What is an arc flash study?
An arc flash study is an assessment of a facility’s power system that helps determine the incident energy available at specific electrical devices. It also helps identify the PPE and qualifications needed to work near that specific equipment. During an assessment, we’ll gather data on your electrical equipment, develop one-line diagrams of your electrical system, and perform calculations and studies. With an arc flash study, FZ will ensure that you have the right PPE and safety precautions in place for your facility.
What is an arc flash?
An arc flash is an electrical explosion that is triggered by an electrical arc. An arc is a release of energy that travels through the air between one conductors or between a conductor and the ground. An arc flash can be violent and dangerous and may produce sound waves, extreme temperatures that exceed 35,000°F, intense light, or an arc blast. The resulting thermal energy can be dissipated as radiant, conductive, or convective hear which can result in burns, blindness, hearing loss, collapsed lungs, and in extreme cases, death.
What causes an arc flash?
- Damaged equipment
- Equipment that is underrated for the available short circuit current
- Dust, corrosion, or other impurities on the surface of the conductor
- Improper equipment installation or labeling
- Faulty equipment operation
- Working on live equipment
- Failure to use appropriately insulated tools
- Accidental falls or contact with equipment
- Incorrect use of test probes
- Poorly maintained switchgear/circuit breakers
- Loose or worn-out connections
- Conductor insulation gaps
- Environmental contamination
- Faulty test equipment
- A spike of electricity (voltage transient) caused by circuit switching
- Static electricity
Reasons to Complete an Arc Flash Study
Arc flash studies must be renewed every 5 years under OSHA and NFPA 70E. Additionally, numerous electrical codes may apply to your business, depending on its nature, operational needs, and location.
An arc flash study will help reduce or define hazards in your facility. It also creates a solid basis for qualifying onsite employees and indicating the right amount of PPE for them to wear while servicing equipment.
Protect equipment and facility against loss of property, financial loss, and downtime with an arc flash study.
An arc flash study can help identify maintenance needs and issues upfront, thereby mitigating cost and liability in the future.
When to get an Arc Flash Study
- Per OSHA regulations and NFPA 70E standards, all equipment operating at 50 volts or higher needs to be assessed for electrical shock every five years. The following regulations apply to arc flash:
- The NFPA 70E, Standard for Electrical Safety in the Workplace, Section 110.1 requires that “The employer shall implement and document an overall electrical safety program that directs activity appropriate to the risk of electrical hazards. The electrical safety program shall be implemented as part of the employer’s overall occupational health and safety management system, when one exists.”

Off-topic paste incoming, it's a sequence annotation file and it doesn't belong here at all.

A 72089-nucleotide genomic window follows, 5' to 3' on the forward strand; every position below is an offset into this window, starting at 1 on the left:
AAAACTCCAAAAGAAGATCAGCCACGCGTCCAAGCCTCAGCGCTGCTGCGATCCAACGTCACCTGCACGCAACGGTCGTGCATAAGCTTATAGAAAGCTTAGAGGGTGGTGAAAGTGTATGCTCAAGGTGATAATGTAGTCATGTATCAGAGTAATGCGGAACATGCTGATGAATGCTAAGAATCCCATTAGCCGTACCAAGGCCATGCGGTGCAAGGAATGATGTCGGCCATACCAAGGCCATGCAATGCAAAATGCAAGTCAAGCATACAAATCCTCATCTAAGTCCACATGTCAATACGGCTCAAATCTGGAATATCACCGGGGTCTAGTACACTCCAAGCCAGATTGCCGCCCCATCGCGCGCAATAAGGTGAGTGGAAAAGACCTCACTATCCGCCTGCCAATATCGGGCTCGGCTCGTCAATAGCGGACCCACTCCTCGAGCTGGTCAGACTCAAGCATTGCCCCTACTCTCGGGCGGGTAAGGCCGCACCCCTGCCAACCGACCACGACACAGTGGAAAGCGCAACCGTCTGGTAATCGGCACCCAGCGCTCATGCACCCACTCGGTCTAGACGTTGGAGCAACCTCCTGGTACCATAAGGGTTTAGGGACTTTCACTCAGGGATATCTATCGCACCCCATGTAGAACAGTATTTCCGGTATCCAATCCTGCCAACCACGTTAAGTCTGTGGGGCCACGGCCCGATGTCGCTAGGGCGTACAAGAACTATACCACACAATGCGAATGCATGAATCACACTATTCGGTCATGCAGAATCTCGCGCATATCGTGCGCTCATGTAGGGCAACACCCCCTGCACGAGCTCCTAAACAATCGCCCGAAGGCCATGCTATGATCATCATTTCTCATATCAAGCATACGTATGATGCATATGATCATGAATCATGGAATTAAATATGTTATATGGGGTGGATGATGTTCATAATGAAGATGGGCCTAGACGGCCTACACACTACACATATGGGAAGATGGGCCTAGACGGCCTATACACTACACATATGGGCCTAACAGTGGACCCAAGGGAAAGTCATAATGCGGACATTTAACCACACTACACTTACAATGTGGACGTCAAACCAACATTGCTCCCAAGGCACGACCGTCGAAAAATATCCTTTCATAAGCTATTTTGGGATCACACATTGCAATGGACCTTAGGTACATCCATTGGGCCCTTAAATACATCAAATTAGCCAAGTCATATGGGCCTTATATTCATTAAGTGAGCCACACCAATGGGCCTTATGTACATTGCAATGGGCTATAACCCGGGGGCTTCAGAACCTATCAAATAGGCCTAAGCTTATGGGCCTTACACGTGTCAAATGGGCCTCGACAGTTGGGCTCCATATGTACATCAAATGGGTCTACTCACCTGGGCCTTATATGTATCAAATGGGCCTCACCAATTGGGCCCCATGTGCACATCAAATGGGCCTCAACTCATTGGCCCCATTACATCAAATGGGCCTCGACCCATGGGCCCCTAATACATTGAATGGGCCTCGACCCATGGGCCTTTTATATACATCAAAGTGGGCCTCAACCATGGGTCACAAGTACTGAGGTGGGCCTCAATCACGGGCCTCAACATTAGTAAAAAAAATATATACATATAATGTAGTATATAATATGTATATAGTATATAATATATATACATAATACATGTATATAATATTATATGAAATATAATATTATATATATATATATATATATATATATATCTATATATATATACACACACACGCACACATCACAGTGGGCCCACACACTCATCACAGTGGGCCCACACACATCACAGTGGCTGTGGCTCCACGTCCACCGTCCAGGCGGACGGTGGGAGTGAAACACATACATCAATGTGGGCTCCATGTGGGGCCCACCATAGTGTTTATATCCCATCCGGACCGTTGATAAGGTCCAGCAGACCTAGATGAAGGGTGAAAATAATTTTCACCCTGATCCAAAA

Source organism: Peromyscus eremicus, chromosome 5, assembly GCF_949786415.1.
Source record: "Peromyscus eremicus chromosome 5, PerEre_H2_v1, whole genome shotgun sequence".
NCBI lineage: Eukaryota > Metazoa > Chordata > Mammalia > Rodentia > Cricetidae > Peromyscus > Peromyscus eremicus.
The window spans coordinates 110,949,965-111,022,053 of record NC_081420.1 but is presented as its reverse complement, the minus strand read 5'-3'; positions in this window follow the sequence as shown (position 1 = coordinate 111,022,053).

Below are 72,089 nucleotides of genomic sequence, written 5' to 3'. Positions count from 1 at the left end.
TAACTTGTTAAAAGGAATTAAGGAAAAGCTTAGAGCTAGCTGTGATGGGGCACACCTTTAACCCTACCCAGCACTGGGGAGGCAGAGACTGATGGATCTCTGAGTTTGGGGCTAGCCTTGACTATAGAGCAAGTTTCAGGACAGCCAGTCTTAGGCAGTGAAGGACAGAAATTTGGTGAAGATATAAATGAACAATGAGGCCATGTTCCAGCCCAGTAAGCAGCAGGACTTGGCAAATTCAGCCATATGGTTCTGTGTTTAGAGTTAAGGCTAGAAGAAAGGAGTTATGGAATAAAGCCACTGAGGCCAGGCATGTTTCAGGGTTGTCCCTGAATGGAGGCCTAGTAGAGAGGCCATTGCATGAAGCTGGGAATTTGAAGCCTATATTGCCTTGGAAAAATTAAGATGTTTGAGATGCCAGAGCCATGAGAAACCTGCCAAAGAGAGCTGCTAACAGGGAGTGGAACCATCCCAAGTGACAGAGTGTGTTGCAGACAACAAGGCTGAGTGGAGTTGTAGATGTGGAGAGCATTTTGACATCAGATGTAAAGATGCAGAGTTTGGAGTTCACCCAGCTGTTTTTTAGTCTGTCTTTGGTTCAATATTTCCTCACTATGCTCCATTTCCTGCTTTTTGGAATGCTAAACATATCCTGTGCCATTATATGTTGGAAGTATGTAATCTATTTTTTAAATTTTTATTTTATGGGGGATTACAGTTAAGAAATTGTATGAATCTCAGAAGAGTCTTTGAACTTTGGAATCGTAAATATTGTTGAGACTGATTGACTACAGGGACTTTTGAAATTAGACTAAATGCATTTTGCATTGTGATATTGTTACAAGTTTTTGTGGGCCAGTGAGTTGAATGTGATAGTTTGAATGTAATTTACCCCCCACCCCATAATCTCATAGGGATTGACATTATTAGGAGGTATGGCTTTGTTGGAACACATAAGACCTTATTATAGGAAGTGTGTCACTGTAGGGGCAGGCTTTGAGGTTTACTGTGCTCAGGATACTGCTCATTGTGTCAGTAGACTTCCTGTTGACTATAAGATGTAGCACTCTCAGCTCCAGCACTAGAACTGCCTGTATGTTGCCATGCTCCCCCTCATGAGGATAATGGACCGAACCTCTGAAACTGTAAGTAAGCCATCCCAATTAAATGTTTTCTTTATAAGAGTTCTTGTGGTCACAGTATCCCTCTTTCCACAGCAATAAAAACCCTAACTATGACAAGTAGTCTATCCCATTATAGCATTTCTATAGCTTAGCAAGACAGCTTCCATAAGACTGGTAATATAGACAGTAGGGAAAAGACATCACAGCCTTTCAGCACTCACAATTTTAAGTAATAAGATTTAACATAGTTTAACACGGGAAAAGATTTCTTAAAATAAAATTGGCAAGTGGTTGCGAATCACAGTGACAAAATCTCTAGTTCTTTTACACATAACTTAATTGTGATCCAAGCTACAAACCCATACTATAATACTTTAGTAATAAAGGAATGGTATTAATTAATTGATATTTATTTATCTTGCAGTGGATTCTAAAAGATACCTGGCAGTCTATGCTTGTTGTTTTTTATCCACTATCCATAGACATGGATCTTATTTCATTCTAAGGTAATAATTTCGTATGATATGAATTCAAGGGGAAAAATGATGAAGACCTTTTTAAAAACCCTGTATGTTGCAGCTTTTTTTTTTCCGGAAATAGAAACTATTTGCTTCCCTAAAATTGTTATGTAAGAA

- NFPA 70E, Arc Flash Analysis, Section 130.5 requires "An arc flash risk assessment shall be performed to determine the risk, safety related work practices required, the arc flash boundary, the incident energy at the working distance, and the PPE that people within the arc flash boundary shall use. This assessment shall be reviewed at intervals not to exceed 5 years."
- NFPA 70E, (H) Labeling, Section 130.5 requires all equipment “likely to require examination, adjustment, servicing, or maintenance while energized shall be field marked”… with a label containing arc flash risk identification, severity of the risk, arc flash boundary and required PPE level among other things.
- NFPA 70E, (A) Host Employer Responsibilities, Section 110.3 requires that host employers of contractor or outside service personnel are responsible for notifying the contractor of the hazards they may encounter in the performance of their work. This holds the host employer/facility owner responsible for identifying the hazards a contractor may encounter on the site. Therefore, using contract maintenance and electrical workers does not reduce the need for arc flash analysis.
- You should pursue an arc flash study any time modifications are made to your facility. Even simple variations, like a fuse or breaker setting adjustment, can impact your employees' safety.
How much does an arc flash study cost?
On average, we see most arc flash costing between $12,000-$15,000. The following things will affect the cost of an arc flash study:
- How large is your facility? The larger your facility, likely the larger your cost.
- How much equipment do you have? The amount of cables, transformers, switch-gear breakers, fuses, and disconnects that are on your electrical system will affect the size and scope of a study. More equipment means more data to collect, log, and report out on.
- Do you have an existing, and up-to-date, one-line diagram/drawing? If you do, you are miles ahead. If you don't have a one-line or it is badly outdated, extra time will be spent identifying equipment connections and how things are fed.
- Is your equipment accessible? More specifically—is your equipment easy to access physically AND is access to the equipment limited to other factors such as lack of downtime.
- Do you have in-house resources? By taking part in the work on yourself, you can save money. Tasks such as data collection, one-line updates, and tracing cables can all be completed in-house and will cut down on the time and cost of an arc flash study.